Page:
Difference between revisions of "Definite Majority Choice"

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(Tallying Votes)
(Tallying Votes)
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The winner is the first candidate found with no losses to higher-approved candidates.
 
The winner is the first candidate found with no losses to higher-approved candidates.
  
'''Can this be made clearer? --[[User:Araucaria|Araucaria]] 15:05, 21 Mar 2005 (PST)'''
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''Can this be made clearer? --[[User:Araucaria|Araucaria]] 15:05, 21 Mar 2005 (PST)''
  
 
=== Handling Ties and Near Ties ===
 
=== Handling Ties and Near Ties ===

Revision as of 15:05, 21 March 2005

Definite Majority Choice (DMC) is a voting method proposed by several (name suggested by Forest Simmons) to select a single winner using ballots that express preferences, with an additional indication of Approval Cutoff.

If there is a candidate who is preferred over the other candidates, when compared in turn with each of the others, DMC guarantees that that candidate will win. Because of this property, DMC is (by definition) a Condorcet method. Note that this is different from some other preference voting systems such as Borda and Instant-runoff voting, which do not make this guarantee.

The main difference between DMC and other Condorcet methods such as Ranked Pairs (RP), Cloneproof Schwartz Sequential Dropping (Beatpath or Schulze) and River is the use of the additional Approval score to break ties. If defeat strength is measured by the Total Approval score of the pairwise winner, DMC is equivalent to each of these other methods [This needs to be verified! --Araucaria 12:22, 21 Mar 2005 (PST)]

DMC chooses the same winner as (and could be considered equivalent in most respects to) Ranked Approval Voting (RAV) (also known as Approval Ranked Concorcet), and Pairwise Sorted Approval (PSA).

Procedure

The Ballot

One implementation of Definite Majority Choice might use a Graded Ballot with a Lowest Passing Grade option. Voters can grade their choices from favorite (A) to least preferred (ungraded), and give some or all of their graded choices a "passing grade" to signify approval.

            A    B    C    D    E    F    G

      X1   ( )  ( )  ( )  ( )  ( )  ( )  ( )

      X2   ( )  ( )  ( )  ( )  ( )  ( )  ( )

      X3   ( )  ( )  ( )  ( )  ( )  ( )  ( )

      X3   ( )  ( )  ( )  ( )  ( )  ( )  ( )

   Lowest  ( )  ( )  ( )  ( )  ( )  ( )  ( )
   Passing
   Grade
   (optional)

A voter can give the same grade to more than one candidate. If not given a higher grade, he LPG candidate has a grade of G by default, giving each graded candidate a "passing grade", or one Approval point.

Ungraded candidates are graded below all others and get no Approval points.

A voter may optionally specify a Lowest Passing Grade (LPG), which means that any graded candidates with lower grades will receive no approval points.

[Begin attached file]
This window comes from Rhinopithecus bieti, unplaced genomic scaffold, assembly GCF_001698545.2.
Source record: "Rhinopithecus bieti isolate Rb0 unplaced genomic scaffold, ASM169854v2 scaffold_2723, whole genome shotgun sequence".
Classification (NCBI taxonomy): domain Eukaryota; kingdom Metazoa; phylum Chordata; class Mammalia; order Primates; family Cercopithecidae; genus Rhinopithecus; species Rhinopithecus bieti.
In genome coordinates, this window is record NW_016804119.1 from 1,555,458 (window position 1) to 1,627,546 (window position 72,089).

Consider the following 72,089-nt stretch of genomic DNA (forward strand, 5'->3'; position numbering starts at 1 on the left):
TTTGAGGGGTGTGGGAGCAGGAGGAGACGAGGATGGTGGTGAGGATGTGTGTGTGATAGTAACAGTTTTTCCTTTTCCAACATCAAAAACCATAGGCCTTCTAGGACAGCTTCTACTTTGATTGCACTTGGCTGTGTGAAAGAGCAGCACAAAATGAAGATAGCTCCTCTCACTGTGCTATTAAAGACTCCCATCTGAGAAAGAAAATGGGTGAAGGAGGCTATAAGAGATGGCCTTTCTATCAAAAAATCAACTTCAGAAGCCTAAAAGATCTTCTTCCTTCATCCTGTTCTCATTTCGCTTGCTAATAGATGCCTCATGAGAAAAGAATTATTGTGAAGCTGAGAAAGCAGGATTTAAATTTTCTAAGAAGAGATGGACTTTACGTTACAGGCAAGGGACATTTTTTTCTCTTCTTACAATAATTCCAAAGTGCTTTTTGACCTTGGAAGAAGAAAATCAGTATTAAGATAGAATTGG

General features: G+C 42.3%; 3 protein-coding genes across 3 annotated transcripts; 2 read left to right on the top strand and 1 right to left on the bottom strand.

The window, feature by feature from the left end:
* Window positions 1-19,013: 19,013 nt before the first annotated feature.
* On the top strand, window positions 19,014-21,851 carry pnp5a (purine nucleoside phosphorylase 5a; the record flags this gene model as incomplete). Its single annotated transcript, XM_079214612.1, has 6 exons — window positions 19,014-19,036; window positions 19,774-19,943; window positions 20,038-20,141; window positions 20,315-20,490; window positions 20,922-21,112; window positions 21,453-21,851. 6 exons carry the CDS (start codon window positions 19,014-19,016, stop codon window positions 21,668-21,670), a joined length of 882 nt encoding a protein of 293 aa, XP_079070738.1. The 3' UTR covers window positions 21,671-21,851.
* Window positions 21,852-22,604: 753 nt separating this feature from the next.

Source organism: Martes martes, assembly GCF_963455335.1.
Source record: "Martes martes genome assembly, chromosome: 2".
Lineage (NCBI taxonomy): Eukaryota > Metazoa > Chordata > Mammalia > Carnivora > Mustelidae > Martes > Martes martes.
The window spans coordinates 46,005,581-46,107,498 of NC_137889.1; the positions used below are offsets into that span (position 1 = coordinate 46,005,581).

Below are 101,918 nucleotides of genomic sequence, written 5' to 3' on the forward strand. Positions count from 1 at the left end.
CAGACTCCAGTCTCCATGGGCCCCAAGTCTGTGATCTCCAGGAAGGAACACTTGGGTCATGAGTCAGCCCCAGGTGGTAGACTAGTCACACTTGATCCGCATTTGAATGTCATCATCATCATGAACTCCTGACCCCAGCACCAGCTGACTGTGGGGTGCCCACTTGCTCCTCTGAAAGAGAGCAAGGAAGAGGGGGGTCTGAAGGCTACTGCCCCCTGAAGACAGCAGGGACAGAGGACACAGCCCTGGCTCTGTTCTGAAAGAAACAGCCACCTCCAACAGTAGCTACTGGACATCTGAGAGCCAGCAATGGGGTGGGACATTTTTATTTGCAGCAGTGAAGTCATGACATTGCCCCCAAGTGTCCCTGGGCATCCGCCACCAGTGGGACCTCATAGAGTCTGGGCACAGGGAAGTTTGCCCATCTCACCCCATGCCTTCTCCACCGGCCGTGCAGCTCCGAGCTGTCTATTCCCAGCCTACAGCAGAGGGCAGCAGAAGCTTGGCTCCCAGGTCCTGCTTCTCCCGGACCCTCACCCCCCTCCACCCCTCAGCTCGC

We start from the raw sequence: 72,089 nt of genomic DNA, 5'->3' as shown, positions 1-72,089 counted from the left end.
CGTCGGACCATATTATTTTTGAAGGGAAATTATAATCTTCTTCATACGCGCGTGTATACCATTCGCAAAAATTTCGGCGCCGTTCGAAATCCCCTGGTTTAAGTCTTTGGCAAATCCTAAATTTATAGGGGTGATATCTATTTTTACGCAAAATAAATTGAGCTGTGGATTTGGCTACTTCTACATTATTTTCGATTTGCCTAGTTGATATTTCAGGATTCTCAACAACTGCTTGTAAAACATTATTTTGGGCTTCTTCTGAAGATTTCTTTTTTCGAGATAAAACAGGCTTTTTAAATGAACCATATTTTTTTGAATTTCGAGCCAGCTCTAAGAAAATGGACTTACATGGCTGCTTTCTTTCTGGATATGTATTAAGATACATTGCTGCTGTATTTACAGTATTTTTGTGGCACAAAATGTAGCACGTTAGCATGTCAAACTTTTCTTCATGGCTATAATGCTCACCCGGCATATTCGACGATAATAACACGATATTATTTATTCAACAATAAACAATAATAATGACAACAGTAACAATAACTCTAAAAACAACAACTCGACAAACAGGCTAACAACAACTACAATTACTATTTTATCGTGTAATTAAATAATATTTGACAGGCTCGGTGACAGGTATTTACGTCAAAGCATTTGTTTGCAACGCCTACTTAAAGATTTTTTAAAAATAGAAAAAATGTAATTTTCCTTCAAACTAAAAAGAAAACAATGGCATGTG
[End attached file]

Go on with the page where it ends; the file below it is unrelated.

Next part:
If this were a vote for president, one could compare the LPG 'candidate' to Gerald Ford. One might argue whether he was a good or bad president, but anybody better would be a good president, and anybody worse would be bad.

The main reason for a voter to grade candidates below the "Gerald Ford" mark would be if the voter is not optimistic about the chances for higher-ranked favorite and compromise candidates. Grading candidate X below the LPG mark gives the voter a chance to say "I don't like X and don't want him to win, but of all the alternatives, he would make the fewest changes in the wrong direction. I won't give him a passing grade because I want him to have as small a mandate as possible." This allows members of the minority to have some say in the outcome, instead of leaving the choice to the strongest core support within the majority faction.

Tallying Votes

Rankings are added into a pairwise array. The approval scores of each candidate can be stored the diagonal cells, which are unused in other non-Approval-Condorcet hybrids.

To determine the winner:

  1. Eliminate any candidate that is defeated in a one-to-one match with any other higher-approved candidate. So by 2 different measures, a definite majority agrees that candidate should be eliminated.
  2. If more than one candidate remains, the winner is the single candidate that defeats all others in one-to-one (pairwise)contests.

A simple way to implement this is to permute the pairwise array so that candidates are listed in order of approval.

Then, starting with the diagonal cell corresponding to the least-approved candidate, examine all the cells in the column above the diagonal. If the candidate loses to any higher-approved candidates, proceed up the diagonal to the approval rating of the next-higher-approved candidate.

The winner is the first candidate found with no losses to higher-approved candidates.

Can this be made clearer? --Araucaria 15:05, 21 Mar 2005 (PST)

Handling Ties and Near Ties

In ordinary DMC, the winner is the candidate in Forest Simmon's P set, the set of candidates which are not approval-consistently defeated.

But in the event of a tie or near tie (say, margin within 0.01%), there may be no clear winner.

In that case, form the superset P*, the union of all sets P that result from all possible combinations of reversed ties or near-ties. Then choose the winner from P* using Random Ballot Order.